Monday, October 16, 2017

No. 238: Lincoln National Life's Cost-of-Insurance Increases—An Important Recent Development in an Ongoing Lawsuit

In No. 212 (posted April 7, 2017), I discussed four class action lawsuits filed in the federal court in Philadelphia against Lincoln National Life Insurance Company (Fort Wayne, IN) relating to cost-of-insurance (COI) increases imposed on owners of certain universal life insurance policies. In No. 215 (April 28, 2017), I discussed the consolidation of the four cases. Here I report on developments relating to a similar case that has been transferred to the same court and the same judge.

In September 2016 Lincoln notified the owners of certain universal life insurance policies that the company was implementing COI increases effective in October 2016. In the next several weeks, affected policyholders filed four class action lawsuits against Lincoln in the federal court in Philadelphia, where Lincoln's parent is based. In March 2017 U.S. District Judge Gerald J. Pappert issued an order consolidating the four cases.

The EFG Bank Lawsuit
In February 2017 EFG Bank AG (Cayman Branch) and six other entities filed a lawsuit against Lincoln in the federal court in Los Angeles relating to the same COI increases. The other six entities are DLP Master Trust, DLP Master Trust II, DLP Master Trust III, GWG DLP Master Trust, Greenwich Settlements Master Trust, and Palm Beach Settlement Company. In March 2017 the plaintiffs filed a first amended complaint. (See EFG Bank v. Lincoln, U.S. District Court, Central District of California, Case No. 2:17-cv-817.)

In May 2017 Lincoln filed a motion to dismiss the case and a motion to transfer the case to the federal court in Philadelphia. In June 2017 the federal judge in California denied the motion to dismiss and granted the motion to transfer the case, which was then assigned to Judge Pappert. In July 2017 the plaintiffs filed a second amended complaint that included four counts:
  1. Breach of Contract, relating to all policies.
  2. Implied Covenant of Good Faith and Fair Dealing (Contractual Breach), relating to policies issued in Arizona, California, Florida, Georgia, Massachusetts, New Jersey, North Carolina, and Wisconsin.
  3. Implied Covenant of Good Faith and Fair Dealing (Tortious Breach), relating to policies issued in California.
  4. Declaratory Relief, relating to all policies.
The plaintiffs sought compensatory damages, punitive damages, pre- and post-judgment interest, attorney fees, and costs. On August 9, 2017, Lincoln filed a motion to dismiss the case.

The September 2017 Order
On September 22, 2017, Judge Pappert issued a memorandum and an order. He denied Lincoln's motion to dismiss the first three counts of the second amended complaint and granted Lincoln's motion to dismiss the fourth count. Here are excerpts (citations omitted) from the memorandum relating to each of the four counts:
  1. Plaintiffs claim that Lincoln breached the Policies' terms "[b]y imposing excessive costs of insurance rates." Lincoln argues that the allegation is deficient because Plaintiffs do not cite a "metric by which the new COI rates can be adjudged "excessive." Lincoln also claims the Policies establish a maximum rate that Lincoln may charge and Plaintiffs did not allege that the new COI rate exceeded that maximum rate. Lincoln has the better of this argument but that does not preclude Plaintiffs from having stated, overall, a breach of contract claim.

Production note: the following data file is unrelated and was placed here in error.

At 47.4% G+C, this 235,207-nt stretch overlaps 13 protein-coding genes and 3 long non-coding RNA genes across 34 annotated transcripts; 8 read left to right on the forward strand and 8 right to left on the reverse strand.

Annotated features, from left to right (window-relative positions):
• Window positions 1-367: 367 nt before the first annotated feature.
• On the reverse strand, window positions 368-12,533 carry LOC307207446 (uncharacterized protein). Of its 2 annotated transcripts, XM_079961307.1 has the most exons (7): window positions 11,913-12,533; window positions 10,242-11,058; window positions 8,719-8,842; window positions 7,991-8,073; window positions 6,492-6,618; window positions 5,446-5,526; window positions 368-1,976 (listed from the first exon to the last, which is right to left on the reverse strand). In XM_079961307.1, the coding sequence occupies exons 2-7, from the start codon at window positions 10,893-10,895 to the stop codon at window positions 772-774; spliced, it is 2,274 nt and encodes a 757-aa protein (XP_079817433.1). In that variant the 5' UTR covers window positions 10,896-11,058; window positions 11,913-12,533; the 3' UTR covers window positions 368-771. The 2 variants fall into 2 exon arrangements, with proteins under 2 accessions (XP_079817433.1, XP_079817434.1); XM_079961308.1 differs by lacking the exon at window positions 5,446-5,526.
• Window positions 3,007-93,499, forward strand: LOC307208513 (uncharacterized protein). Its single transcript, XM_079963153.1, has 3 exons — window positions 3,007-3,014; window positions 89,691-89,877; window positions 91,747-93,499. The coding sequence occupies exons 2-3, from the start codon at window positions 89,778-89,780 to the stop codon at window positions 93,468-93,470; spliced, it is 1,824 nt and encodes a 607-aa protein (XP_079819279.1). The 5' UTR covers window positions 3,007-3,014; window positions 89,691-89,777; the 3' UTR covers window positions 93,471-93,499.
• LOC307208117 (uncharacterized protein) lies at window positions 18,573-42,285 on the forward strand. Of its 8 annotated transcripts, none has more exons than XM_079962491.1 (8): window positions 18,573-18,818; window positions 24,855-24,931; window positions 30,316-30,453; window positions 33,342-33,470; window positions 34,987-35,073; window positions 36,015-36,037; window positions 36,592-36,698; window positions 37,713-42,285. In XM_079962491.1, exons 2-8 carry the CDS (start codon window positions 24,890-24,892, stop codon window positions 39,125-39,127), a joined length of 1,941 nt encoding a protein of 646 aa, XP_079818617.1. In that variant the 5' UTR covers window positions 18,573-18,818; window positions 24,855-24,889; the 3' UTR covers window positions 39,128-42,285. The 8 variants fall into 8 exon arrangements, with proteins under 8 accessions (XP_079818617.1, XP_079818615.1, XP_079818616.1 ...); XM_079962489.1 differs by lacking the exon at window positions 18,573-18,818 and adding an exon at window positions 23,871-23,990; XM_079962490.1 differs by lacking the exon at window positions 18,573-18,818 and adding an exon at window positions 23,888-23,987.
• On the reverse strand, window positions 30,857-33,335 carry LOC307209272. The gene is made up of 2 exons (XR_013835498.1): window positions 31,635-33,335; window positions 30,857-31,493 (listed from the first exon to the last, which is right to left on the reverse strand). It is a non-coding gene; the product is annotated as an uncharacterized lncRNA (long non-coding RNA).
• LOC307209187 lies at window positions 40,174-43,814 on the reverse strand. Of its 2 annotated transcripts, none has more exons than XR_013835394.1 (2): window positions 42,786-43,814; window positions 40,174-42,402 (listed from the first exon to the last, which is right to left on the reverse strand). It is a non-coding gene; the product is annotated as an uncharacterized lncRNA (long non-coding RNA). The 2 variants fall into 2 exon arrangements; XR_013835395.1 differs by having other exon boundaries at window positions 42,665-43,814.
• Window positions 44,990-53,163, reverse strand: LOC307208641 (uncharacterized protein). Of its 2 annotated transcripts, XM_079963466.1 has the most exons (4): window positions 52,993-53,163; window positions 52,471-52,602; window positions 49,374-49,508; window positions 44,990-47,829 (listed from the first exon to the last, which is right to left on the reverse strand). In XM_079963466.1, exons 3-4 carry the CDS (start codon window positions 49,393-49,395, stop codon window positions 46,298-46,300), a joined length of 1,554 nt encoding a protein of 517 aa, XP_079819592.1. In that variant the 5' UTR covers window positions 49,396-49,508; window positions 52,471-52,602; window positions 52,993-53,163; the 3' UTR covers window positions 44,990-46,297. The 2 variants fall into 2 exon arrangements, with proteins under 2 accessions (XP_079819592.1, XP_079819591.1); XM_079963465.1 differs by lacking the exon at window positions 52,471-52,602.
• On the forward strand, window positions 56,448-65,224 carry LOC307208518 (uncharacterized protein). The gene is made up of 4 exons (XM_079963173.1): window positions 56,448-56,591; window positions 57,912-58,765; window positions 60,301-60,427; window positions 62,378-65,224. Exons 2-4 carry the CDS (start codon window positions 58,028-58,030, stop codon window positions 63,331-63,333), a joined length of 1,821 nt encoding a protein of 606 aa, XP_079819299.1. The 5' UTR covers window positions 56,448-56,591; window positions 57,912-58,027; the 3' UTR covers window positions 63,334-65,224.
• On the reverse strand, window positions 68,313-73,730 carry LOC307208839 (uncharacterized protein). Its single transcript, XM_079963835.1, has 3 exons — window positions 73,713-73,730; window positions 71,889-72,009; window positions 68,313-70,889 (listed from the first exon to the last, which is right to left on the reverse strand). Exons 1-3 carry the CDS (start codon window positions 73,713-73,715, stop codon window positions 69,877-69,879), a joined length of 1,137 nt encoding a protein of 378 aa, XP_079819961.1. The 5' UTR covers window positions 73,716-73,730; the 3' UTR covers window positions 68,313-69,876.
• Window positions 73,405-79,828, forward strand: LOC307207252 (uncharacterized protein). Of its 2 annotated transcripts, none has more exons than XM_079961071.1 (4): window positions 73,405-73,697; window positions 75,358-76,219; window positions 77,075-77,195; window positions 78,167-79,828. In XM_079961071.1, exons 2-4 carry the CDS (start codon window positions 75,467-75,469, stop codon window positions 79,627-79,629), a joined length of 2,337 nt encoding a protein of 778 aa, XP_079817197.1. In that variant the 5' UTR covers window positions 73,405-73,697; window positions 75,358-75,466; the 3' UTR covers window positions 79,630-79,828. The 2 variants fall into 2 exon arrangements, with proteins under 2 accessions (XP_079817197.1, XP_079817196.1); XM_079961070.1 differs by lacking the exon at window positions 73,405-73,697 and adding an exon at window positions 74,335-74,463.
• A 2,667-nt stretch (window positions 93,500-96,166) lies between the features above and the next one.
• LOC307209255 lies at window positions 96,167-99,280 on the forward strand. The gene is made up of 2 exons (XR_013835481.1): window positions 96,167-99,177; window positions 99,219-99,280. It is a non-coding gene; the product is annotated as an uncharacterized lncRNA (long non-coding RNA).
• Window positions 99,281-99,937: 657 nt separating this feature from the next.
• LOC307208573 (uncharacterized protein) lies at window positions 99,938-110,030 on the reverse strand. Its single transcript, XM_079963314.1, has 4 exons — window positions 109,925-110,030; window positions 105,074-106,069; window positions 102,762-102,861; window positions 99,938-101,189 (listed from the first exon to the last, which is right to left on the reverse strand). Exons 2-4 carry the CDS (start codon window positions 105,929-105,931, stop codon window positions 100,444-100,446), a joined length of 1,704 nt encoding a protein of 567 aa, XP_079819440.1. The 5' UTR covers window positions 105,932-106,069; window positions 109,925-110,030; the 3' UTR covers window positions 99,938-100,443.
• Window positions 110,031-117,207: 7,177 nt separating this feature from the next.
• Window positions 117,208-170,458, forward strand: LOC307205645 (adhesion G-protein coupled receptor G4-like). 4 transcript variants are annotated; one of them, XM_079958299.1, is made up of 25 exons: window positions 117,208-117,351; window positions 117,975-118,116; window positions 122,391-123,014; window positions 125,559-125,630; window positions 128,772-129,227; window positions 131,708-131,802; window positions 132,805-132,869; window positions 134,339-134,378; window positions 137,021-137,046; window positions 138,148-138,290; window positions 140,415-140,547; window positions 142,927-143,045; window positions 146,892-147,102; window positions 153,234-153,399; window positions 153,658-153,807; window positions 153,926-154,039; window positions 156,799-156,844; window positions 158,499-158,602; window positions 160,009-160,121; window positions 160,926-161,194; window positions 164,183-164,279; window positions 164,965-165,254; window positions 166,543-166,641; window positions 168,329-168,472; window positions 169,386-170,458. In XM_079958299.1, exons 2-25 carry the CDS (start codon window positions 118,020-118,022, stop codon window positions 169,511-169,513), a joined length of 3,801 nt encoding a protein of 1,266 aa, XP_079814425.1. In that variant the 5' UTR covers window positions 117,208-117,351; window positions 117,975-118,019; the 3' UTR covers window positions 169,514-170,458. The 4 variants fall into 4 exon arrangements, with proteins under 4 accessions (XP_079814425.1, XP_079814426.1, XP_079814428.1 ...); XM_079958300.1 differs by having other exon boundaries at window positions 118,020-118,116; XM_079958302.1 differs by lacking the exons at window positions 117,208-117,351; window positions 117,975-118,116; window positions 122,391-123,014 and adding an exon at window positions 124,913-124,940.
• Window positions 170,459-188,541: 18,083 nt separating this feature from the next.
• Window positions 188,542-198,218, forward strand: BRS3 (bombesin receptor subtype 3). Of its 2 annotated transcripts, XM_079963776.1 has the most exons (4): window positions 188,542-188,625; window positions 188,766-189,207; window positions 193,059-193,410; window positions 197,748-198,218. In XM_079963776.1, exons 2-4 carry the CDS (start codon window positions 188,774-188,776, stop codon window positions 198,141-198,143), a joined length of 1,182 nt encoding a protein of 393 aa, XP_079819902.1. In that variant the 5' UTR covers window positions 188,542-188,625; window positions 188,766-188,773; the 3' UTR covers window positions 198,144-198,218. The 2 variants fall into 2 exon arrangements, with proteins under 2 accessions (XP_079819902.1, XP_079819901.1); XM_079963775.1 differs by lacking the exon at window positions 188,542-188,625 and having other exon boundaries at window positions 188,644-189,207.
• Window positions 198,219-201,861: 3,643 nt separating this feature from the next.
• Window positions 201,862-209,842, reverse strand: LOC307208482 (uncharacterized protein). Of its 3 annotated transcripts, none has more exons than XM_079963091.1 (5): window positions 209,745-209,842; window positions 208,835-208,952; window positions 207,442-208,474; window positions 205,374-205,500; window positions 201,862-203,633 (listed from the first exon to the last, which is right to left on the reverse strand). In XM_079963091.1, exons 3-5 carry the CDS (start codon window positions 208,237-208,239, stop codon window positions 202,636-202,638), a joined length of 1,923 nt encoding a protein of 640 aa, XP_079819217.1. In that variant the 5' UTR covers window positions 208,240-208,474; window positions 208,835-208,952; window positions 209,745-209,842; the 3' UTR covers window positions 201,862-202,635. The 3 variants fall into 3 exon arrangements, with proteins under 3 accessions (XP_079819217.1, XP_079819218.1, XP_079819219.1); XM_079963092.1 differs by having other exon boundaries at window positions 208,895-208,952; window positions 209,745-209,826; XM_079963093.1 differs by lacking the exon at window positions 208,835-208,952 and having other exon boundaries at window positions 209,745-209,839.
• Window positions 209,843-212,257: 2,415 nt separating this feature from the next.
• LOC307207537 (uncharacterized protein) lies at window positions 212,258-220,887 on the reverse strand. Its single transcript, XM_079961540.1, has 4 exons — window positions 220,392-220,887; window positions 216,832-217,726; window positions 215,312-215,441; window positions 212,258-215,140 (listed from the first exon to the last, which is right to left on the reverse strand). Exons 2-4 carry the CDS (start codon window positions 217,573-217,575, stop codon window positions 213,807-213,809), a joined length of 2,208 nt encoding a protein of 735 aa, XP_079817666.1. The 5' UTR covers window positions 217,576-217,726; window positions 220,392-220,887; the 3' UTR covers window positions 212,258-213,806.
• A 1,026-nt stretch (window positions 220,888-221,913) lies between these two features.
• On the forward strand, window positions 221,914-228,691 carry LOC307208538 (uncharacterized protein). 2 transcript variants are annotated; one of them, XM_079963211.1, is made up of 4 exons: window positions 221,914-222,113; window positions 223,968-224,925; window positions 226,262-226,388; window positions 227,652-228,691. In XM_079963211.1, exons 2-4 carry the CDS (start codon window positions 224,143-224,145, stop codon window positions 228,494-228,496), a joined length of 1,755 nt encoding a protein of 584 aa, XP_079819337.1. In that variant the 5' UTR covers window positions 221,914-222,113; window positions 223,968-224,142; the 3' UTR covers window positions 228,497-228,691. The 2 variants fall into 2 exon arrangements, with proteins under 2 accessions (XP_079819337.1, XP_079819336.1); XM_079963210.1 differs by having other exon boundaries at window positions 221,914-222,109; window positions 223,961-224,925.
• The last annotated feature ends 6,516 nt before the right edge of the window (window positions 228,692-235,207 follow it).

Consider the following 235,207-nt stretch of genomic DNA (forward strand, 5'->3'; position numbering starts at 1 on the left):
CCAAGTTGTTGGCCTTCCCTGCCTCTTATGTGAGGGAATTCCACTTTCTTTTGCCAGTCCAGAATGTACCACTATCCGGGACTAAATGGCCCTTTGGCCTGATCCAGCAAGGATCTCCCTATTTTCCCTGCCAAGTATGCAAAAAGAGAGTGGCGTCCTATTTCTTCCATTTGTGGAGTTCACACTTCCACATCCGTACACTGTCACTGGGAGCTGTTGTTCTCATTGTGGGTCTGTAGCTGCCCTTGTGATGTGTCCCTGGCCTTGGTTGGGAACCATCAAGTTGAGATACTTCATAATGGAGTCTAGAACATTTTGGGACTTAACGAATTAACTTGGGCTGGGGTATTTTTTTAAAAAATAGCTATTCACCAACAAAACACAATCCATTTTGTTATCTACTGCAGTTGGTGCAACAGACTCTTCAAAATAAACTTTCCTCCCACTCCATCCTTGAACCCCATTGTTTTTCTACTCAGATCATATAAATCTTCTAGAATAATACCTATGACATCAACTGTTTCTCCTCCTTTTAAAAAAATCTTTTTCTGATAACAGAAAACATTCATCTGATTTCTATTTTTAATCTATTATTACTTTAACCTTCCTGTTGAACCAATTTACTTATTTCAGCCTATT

2. Plaintiffs have adequately alleged that Lincoln breached the implied covenant by exercising its limited discretion under the Policies in an unreasonable and unfair manner with the bad faith intent of inducing lapses, frustrating policyholders' expectations and depriving them of the benefit of the agreement. 
  3. Here, Plaintiffs allege that Lincoln is forcing Plaintiffs to "pay exorbitant premiums that Lincoln knows would no longer justify the ultimate death benefits" or "lapse or surrender their Policies and forfeit the premiums they have paid to date, thereby depriving policyholders of the benefits of their Policies." They further contend that Lincoln's "breaches were conscious and deliberate acts, which were designed to...frustrate the agreed common purposes of the Plaintiffs' Policies" and that Lincoln was trying to circumvent the guaranteed minimum interest rate. The court will not dismiss the punitive damages claim at this stage; Lincoln will have the opportunity to renew its argument at summary judgment. 
  4. In response to Lincoln's contention that the declaratory relief sought requires adjudication of precisely the same issues as Plaintiffs' breach of contract claim, Plaintiffs state that "[a] declaratory relief claim that seeks alternative relief is not duplicative of other claims even if it involves allegations that support Plaintiffs' other claims." The Court nevertheless fails to see how the Plaintiffs' claim is not duplicative of the resolution of the breach of contract claim. The Court therefore declines to exercise its discretionary jurisdiction and grants Defendant's Motion with respect to this claim.
General Observations
Judge Pappert's denial of Lincoln's motion to dismiss three of the four counts in the second amended complaint is important. However, even more important will be his rulings on the parties' motions for summary judgment. I plan to report further developments in this case and in the related consolidated class action lawsuit.

Available Material
I am offering a complimentary 48-page PDF consisting of EFG Bank's second amended complaint (26 pages), Judge Pappert's September 22, 2017 memorandum (21 pages), and his accompanying order (1 page). Email and ask for the October 2017 package relating to the case of EFG Bank v. Lincoln.